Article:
If a parcel is at all suspicious, STOP further handling and call appropriate authorities.

Miscellaneous Items

It may be prudent to use major U.S. credit cards, as opposed to writing checks on local banks, to reduce the audit trail your financial transactions can leave. DO NOT imprint your home address or phone number on personalized checks.

You should be aware of the attitude of the government, police, and the populace toward other nationals, particularly Americans. A strong anti- American attitude may be cause for diminished police responsiveness. Where police capability is in doubt, the use of a private guard service should be considered. All guards should be subjected to a security check. At a minimum, guards should be physically capable of performing their shift duties during the normal workday. When children are to be picked up at school by anyone other than immediate family members, an established procedure should be coordinated with school officials to assure that children are picked up only by authorized persons. Children should be instructed in observing good security procedures.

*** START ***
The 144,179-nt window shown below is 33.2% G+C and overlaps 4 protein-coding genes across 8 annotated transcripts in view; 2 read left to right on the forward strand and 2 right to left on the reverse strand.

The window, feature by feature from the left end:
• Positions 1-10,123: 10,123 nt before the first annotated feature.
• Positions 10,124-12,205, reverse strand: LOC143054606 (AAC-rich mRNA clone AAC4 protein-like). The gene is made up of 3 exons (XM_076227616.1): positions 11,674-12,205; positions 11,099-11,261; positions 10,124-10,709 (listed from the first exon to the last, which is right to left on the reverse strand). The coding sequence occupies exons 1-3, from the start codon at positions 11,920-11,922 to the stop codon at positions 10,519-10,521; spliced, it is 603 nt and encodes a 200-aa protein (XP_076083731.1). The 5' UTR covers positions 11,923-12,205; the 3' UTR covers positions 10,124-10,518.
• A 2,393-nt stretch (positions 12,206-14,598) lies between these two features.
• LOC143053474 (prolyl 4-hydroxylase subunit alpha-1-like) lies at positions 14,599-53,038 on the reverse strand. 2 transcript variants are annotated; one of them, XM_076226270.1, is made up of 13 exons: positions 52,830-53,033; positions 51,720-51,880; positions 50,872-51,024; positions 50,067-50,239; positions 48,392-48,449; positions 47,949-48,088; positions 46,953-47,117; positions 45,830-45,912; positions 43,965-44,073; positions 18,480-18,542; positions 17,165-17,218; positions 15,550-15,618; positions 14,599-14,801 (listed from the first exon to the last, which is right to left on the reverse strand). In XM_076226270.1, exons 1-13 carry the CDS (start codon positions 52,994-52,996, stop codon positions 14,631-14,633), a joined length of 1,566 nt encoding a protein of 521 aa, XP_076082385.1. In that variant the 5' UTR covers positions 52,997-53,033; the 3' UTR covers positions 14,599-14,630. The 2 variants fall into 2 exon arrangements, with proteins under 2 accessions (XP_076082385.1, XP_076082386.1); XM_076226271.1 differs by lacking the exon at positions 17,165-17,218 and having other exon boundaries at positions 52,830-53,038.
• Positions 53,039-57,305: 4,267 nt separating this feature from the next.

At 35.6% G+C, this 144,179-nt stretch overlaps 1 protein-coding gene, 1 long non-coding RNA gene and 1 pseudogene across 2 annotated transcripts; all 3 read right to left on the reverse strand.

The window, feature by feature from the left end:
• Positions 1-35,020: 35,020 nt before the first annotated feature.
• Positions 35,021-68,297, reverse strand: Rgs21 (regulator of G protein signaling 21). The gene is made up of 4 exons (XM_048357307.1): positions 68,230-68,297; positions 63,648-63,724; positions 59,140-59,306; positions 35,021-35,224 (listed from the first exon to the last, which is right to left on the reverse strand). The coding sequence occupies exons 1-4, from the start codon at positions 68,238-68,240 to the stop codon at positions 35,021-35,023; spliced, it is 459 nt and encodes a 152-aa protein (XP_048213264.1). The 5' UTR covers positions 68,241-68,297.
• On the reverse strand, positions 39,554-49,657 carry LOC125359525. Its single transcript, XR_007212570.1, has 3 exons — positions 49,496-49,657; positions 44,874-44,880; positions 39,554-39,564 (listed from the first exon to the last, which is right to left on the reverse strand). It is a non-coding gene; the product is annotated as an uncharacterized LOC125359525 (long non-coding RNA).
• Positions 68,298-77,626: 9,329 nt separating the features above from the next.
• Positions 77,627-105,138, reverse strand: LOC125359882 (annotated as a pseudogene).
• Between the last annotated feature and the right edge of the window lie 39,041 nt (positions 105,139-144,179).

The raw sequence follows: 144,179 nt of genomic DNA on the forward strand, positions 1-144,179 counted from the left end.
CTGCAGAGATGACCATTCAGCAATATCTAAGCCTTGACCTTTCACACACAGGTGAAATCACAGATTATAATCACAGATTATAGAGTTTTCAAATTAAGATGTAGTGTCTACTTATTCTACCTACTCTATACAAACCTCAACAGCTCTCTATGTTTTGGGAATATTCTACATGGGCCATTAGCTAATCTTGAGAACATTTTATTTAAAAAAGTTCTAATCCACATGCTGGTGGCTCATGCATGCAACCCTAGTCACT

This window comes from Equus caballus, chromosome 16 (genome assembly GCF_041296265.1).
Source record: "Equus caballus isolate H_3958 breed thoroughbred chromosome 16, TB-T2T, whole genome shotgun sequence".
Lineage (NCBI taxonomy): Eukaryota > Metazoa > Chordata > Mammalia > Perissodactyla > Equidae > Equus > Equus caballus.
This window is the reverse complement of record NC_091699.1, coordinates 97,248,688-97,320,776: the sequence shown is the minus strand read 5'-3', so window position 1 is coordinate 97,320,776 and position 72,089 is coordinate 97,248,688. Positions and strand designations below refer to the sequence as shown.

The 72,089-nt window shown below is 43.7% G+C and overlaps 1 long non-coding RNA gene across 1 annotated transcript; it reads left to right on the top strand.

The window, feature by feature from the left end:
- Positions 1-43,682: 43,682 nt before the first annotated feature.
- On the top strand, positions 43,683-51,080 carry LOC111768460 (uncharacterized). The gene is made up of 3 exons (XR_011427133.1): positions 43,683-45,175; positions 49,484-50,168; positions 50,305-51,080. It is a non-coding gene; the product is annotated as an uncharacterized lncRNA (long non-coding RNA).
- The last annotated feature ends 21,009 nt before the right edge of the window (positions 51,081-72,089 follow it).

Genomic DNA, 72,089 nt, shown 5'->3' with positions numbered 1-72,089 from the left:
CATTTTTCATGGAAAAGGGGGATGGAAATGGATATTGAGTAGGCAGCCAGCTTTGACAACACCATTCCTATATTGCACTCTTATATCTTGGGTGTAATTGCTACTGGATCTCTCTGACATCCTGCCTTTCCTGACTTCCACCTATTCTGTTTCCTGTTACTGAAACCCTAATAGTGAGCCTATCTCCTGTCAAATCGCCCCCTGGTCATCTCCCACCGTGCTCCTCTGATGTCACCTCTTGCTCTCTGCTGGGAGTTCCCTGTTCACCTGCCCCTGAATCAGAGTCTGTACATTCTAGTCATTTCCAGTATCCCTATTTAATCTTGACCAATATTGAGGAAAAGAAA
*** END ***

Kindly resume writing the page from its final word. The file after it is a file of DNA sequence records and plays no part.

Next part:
In the event of a coup d'etat, establish contact, if not already done, and maintain contact with the nearest U.S. diplomatic post. DO NOT automatically pack and leave the country on your own initiative. Monitor local news media for any evidence of anti-American activity. In certain locations, it is recommended that adequate supplies of nonperishable foods and drinking water be stockpiled in the home to sustain family members for a reasonable period of time. Have a bag packed for each family member in the event you have to leave on short notice. An appropriate amount of currency and traveler's checks should be kept on hand. Maintain current passports and, where applicable, visas for a safehaven country.